RARE Daily

Mirum Initiates Rolling Submission of NDA for ALGS Treatment and Launches Expanded Access Program

September 2, 2020

Rare Daily Staff

Mirum Pharmaceuticals said it has submitted the first portion of its rolling New Drug Application to the U.S. Food and Drug Administration for maralixibat for the treatment of cholestatic pruritus in patients with Alagille syndrome.

At the same time, Mirum launched an expanded access program to provide access to maralixibat for eligible patients with Alagille syndrome (ALGS), who are not part of an ongoing clinical trial, prior to it potential approval and until it is available by prescription.

ALGS is a rare genetic disorder in which bile ducts are abnormally narrow, malformed, and reduced in number, which leads to bile accumulation in the liver and ultimately progressive liver disease. In patients with ALGS, multiple organ systems may be affected by the mutation, including the liver, heart, kidneys and central nervous system. The accumulation of bile acids prevents the liver from working properly to eliminate waste from the bloodstream and leads to progressive liver disease that may require liver transplantation. The severe itching, known as pruritus, that is experienced by patients with ALGS is among the most severe in any chronic liver disease and is present in most affected children by the third year of life. The estimated incidence of ALGS is one in every 30,000 to 50,000 births in the United States and Europe.

Maralixibat is an orally administered, experimental drug being evaluated in several rare cholestatic liver diseases for pediatric populations. The drug inhibits the apical sodium dependent bile acid transporter, which results in more bile acids being excreted in the feces, leading to lower levels of bile acids systemically, thereby potentially reducing bile acid mediated liver damage and related effects and complications.

In early November, Mirum said that results from the long-term extension of the phase 2b ICONIC study demonstrated the durability of treatment effect and disease-modifying potential of maralixibat in children with Alagille syndrome with reductions in serum bile acids and pruritus statistically significant in the participants who remained on maralixibat through 191 weeks of treatment compared to baseline.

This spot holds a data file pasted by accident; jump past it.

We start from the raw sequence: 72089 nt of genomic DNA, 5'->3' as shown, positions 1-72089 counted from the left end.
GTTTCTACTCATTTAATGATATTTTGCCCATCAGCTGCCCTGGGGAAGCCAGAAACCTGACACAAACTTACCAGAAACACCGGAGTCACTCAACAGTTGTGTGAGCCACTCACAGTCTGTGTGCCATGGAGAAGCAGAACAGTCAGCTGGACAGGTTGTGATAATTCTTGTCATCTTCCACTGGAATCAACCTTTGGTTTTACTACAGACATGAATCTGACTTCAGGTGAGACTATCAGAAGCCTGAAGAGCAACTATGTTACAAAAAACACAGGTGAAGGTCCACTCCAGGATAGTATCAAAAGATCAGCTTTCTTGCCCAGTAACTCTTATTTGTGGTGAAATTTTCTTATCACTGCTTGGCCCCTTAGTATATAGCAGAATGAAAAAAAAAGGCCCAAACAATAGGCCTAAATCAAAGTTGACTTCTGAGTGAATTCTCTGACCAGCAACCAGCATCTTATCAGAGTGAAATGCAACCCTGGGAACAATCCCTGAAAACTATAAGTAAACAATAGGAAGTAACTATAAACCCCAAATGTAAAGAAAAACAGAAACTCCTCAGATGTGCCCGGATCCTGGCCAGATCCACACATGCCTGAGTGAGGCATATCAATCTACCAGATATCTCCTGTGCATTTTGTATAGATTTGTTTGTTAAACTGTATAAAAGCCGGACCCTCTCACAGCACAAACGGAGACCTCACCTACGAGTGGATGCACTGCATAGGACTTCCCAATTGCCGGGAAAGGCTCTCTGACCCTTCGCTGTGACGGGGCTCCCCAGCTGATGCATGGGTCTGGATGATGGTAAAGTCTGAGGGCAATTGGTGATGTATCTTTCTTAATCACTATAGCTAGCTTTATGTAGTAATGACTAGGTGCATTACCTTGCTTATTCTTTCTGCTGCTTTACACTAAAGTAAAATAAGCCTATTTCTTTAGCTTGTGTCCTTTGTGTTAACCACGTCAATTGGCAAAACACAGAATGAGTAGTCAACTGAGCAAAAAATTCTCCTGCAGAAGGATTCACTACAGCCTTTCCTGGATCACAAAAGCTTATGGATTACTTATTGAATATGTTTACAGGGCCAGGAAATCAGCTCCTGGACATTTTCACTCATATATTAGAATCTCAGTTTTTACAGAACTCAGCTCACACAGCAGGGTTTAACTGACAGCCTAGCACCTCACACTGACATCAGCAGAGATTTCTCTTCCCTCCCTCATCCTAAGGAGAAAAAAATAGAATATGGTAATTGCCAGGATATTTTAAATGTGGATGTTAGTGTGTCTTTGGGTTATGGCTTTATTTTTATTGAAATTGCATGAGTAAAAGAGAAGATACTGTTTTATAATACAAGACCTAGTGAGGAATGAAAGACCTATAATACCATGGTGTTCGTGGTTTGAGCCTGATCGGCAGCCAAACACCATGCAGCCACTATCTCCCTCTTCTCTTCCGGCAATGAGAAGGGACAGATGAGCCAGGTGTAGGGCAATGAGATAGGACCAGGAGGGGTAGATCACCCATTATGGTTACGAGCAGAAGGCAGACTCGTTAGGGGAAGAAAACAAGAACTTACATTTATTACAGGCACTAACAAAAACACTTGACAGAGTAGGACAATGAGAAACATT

“We believe the results of our clinical program demonstrate the potential of maralixibat to transform the treatment of this life-threatening disease,” said Chris Peetz, president and CEO at Mirum. “We are also pleased to launch our Expanded Access Program for patients with ALGS in the United States and Canada and are evaluating ways in which we can make maralixibat available for patients with ALGS in other countries. Additionally, we are planning to broaden access to maralixibat through our anticipated Marketing Authorization Application submission for patients with PFIC2 in Europe later this year.”

Mirum expects to complete the NDA submission in the first quarter of 2021. If approved, it would be the first treatment available for use in Alagille syndrome. The company is planning for a potential launch of maralixibat in ALGS in the second half of 2021.

Mirum’s Expanded Access Program (EAP) for maralixibat for the treatment of cholestatic pruritus in patients with ALGS one year of age and older is open for registration in the United States and Canada. Through this program, physicians can request access to maralixibat for eligible patients who are not part of an ongoing clinical trial.

The EAP, sometimes referred to as “compassionate use,” provides a potential pathway for a patient with an immediately life-threatening condition or serious disease to gain access to an investigational medicine for the treatment of that disease outside of a clinical trial when no comparable or satisfactory alternative therapy options are available.

Maralixibat was previously granted Rare Pediatric Disease designation for ALGS and, as such, may qualify for receipt of a priority review voucher if it is approved by the FDA. Maralixibat was also granted Breakthrough Therapy designation for the treatment of pruritus associated with ALGS in patients one year of age and older. Maralixibat was granted Orphan Drug Designation by the FDA for the treatment of patients with PFIC and ALGS in the United States.

Photo: Chris Peetz, president and CEO at Mirum



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